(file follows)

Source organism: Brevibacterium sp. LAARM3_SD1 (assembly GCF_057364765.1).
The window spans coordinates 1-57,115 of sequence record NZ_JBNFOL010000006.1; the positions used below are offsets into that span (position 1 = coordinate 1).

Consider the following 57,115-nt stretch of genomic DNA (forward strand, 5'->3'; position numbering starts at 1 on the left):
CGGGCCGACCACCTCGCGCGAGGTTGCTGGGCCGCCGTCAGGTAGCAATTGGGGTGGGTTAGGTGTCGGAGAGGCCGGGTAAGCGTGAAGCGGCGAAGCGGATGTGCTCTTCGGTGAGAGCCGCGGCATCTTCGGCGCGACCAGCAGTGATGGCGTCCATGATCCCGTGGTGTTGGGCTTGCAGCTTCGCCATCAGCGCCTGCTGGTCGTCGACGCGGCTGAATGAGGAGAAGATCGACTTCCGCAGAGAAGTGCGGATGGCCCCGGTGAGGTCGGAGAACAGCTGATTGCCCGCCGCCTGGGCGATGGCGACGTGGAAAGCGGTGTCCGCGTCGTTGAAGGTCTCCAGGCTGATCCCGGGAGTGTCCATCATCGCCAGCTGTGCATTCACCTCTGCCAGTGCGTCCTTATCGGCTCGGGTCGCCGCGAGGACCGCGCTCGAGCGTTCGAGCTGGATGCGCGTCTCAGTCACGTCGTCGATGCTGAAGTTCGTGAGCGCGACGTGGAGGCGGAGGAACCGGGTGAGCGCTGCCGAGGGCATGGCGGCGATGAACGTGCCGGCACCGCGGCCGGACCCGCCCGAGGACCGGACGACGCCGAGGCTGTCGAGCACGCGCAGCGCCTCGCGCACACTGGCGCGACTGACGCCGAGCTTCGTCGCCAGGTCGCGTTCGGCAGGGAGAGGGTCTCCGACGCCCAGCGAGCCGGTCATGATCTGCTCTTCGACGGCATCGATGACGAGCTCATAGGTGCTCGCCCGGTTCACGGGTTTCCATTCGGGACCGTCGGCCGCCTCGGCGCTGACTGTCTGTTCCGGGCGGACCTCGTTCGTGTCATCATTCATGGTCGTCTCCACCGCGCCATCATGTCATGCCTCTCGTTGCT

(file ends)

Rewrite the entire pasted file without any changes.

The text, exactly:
Source organism: Brevibacterium sp. LAARM3_SD1 (assembly GCF_057364765.1).
The window spans coordinates 1-57,115 of sequence record NZ_JBNFOL010000006.1; the positions used below are offsets into that span (position 1 = coordinate 1).

Consider the following 57,115-nt stretch of genomic DNA (forward strand, 5'->3'; position numbering starts at 1 on the left):
CGGGCCGACCACCTCGCGCGAGGTTGCTGGGCCGCCGTCAGGTAGCAATTGGGGTGGGTTAGGTGTCGGAGAGGCCGGGTAAGCGTGAAGCGGCGAAGCGGATGTGCTCTTCGGTGAGAGCCGCGGCATCTTCGGCGCGACCAGCAGTGATGGCGTCCATGATCCCGTGGTGTTGGGCTTGCAGCTTCGCCATCAGCGCCTGCTGGTCGTCGACGCGGCTGAATGAGGAGAAGATCGACTTCCGCAGAGAAGTGCGGATGGCCCCGGTGAGGTCGGAGAACAGCTGATTGCCCGCCGCCTGGGCGATGGCGACGTGGAAAGCGGTGTCCGCGTCGTTGAAGGTCTCCAGGCTGATCCCGGGAGTGTCCATCATCGCCAGCTGTGCATTCACCTCTGCCAGTGCGTCCTTATCGGCTCGGGTCGCCGCGAGGACCGCGCTCGAGCGTTCGAGCTGGATGCGCGTCTCAGTCACGTCGTCGATGCTGAAGTTCGTGAGCGCGACGTGGAGGCGGAGGAACCGGGTGAGCGCTGCCGAGGGCATGGCGGCGATGAACGTGCCGGCACCGCGGCCGGACCCGCCCGAGGACCGGACGACGCCGAGGCTGTCGAGCACGCGCAGCGCCTCGCGCACACTGGCGCGACTGACGCCGAGCTTCGTCGCCAGGTCGCGTTCGGCAGGGAGAGGGTCTCCGACGCCCAGCGAGCCGGTCATGATCTGCTCTTCGACGGCATCGATGACGAGCTCATAGGTGCTCGCCCGGTTCACGGGTTTCCATTCGGGACCGTCGGCCGCCTCGGCGCTGACTGTCTGTTCCGGGCGGACCTCGTTCGTGTCATCATTCATGGTCGTCTCCACCGCGCCATCATGTCATGCCTCTCGTTGCT